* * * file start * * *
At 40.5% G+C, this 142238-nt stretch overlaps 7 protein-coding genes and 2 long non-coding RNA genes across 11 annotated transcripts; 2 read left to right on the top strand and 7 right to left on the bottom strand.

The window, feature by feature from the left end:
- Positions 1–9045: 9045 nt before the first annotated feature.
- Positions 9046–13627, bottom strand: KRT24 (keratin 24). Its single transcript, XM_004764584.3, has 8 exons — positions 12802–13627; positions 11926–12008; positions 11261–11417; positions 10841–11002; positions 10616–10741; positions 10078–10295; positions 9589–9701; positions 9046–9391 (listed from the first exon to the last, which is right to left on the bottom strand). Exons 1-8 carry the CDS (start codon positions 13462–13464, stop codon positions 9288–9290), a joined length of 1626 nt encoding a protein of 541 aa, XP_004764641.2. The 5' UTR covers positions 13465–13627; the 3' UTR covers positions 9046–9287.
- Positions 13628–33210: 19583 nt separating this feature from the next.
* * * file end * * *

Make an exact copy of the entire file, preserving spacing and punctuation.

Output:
At 40.5% G+C, this 142238-nt stretch overlaps 7 protein-coding genes and 2 long non-coding RNA genes across 11 annotated transcripts; 2 read left to right on the top strand and 7 right to left on the bottom strand.

The window, feature by feature from the left end:
- Positions 1–9045: 9045 nt before the first annotated feature.
- Positions 9046–13627, bottom strand: KRT24 (keratin 24). Its single transcript, XM_004764584.3, has 8 exons — positions 12802–13627; positions 11926–12008; positions 11261–11417; positions 10841–11002; positions 10616–10741; positions 10078–10295; positions 9589–9701; positions 9046–9391 (listed from the first exon to the last, which is right to left on the bottom strand). Exons 1-8 carry the CDS (start codon positions 13462–13464, stop codon positions 9288–9290), a joined length of 1626 nt encoding a protein of 541 aa, XP_004764641.2. The 5' UTR covers positions 13465–13627; the 3' UTR covers positions 9046–9287.
- Positions 13628–33210: 19583 nt separating this feature from the next.